parsers-0.8.3: Parsing combinators

Portability non-portable provisional ekmett@gmail.com Safe-Inferred

Text.Parser.Permutation

Description

This module implements permutation parsers. The algorithm is described in:

Parsing Permutation Phrases, by Arthur Baars, Andres Loh and Doaitse Swierstra. Published as a functional pearl at the Haskell Workshop 2001.

Synopsis

Documentation

data Permutation m a Source

The type `Permutation m a` denotes a permutation parser that, when converted by the `permute` function, parses using the base parsing monad `m` and returns a value of type `a` on success.

Normally, a permutation parser is first build with special operators like (`<||>`) and than transformed into a normal parser using `permute`.

Instances

 Functor m => Functor (Permutation m)

permute :: Alternative m => Permutation m a -> m aSource

The parser `permute perm` parses a permutation of parser described by `perm`. For example, suppose we want to parse a permutation of: an optional string of `a`'s, the character `b` and an optional `c`. This can be described by:

```  test  = permute (tuple <\$?> ("",some (char 'a'))
<||> char 'b'
<|?> ('_',char 'c'))
where
tuple a b c  = (a,b,c)
```

(<||>) :: Functor m => Permutation m (a -> b) -> m a -> Permutation m bSource

The expression `perm <||> p` adds parser `p` to the permutation parser `perm`. The parser `p` is not allowed to accept empty input - use the optional combinator (`<|?>`) instead. Returns a new permutation parser that includes `p`.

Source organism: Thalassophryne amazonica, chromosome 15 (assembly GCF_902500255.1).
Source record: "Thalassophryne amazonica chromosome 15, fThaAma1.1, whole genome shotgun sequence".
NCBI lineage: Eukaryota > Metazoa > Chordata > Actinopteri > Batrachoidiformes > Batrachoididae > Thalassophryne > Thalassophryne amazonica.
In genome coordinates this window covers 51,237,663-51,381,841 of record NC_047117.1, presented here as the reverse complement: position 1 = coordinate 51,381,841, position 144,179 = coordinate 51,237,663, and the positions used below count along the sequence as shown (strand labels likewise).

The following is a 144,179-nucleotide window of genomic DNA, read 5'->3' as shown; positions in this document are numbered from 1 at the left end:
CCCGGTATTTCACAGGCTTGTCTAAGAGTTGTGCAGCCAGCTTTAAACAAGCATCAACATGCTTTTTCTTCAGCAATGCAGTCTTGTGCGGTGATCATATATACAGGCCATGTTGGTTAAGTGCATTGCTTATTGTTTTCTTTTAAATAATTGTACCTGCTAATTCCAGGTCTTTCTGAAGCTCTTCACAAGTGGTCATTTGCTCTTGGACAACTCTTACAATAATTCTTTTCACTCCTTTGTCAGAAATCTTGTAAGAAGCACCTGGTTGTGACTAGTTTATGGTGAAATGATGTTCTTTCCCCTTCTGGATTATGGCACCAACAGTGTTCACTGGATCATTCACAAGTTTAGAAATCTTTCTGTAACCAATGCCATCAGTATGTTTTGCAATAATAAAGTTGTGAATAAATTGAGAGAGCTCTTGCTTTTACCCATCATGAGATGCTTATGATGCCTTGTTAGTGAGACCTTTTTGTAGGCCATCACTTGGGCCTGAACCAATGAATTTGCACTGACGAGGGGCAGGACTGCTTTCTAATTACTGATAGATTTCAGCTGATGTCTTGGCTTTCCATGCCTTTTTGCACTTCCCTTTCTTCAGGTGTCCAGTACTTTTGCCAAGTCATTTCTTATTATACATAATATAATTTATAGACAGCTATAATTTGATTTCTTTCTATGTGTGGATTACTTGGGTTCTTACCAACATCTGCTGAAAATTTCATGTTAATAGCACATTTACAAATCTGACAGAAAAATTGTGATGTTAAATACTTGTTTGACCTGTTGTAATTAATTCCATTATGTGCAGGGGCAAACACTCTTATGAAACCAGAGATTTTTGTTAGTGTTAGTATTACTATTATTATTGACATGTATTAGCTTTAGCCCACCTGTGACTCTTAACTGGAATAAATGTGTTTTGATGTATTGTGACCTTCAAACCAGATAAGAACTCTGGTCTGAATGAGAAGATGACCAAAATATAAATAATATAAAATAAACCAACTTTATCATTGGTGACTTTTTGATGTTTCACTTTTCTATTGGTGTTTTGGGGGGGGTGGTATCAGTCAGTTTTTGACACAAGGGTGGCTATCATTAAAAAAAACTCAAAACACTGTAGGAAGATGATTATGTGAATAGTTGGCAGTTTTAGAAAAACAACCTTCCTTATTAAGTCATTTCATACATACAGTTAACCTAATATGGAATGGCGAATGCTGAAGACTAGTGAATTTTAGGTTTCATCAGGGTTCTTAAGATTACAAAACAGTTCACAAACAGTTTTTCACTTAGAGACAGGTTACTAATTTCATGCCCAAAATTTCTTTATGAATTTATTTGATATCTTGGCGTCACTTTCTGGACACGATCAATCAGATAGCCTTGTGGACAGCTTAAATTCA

(<\$\$>) :: Functor m => (a -> b) -> m a -> Permutation m bSource

The expression `f <\$\$> p` creates a fresh permutation parser consisting of parser `p`. The the final result of the permutation parser is the function `f` applied to the return value of `p`. The parser `p` is not allowed to accept empty input - use the optional combinator (`<\$?>`) instead.

If the function `f` takes more than one parameter, the type variable `b` is instantiated to a functional type which combines nicely with the adds parser `p` to the (`<||>`) combinator. This results in stylized code where a permutation parser starts with a combining function `f` followed by the parsers. The function `f` gets its parameters in the order in which the parsers are specified, but actual input can be in any order.

(<|?>) :: Functor m => Permutation m (a -> b) -> (a, m a) -> Permutation m bSource

The expression `perm <||> (x,p)` adds parser `p` to the permutation parser `perm`. The parser `p` is optional - if it can not be applied, the default value `x` will be used instead. Returns a new permutation parser that includes the optional parser `p`.

(<\$?>) :: Functor m => (a -> b) -> (a, m a) -> Permutation m bSource

The expression `f <\$?> (x,p)` creates a fresh permutation parser consisting of parser `p`. The the final result of the permutation parser is the function `f` applied to the return value of `p`. The parser `p` is optional - if it can not be applied, the default value `x` will be used instead.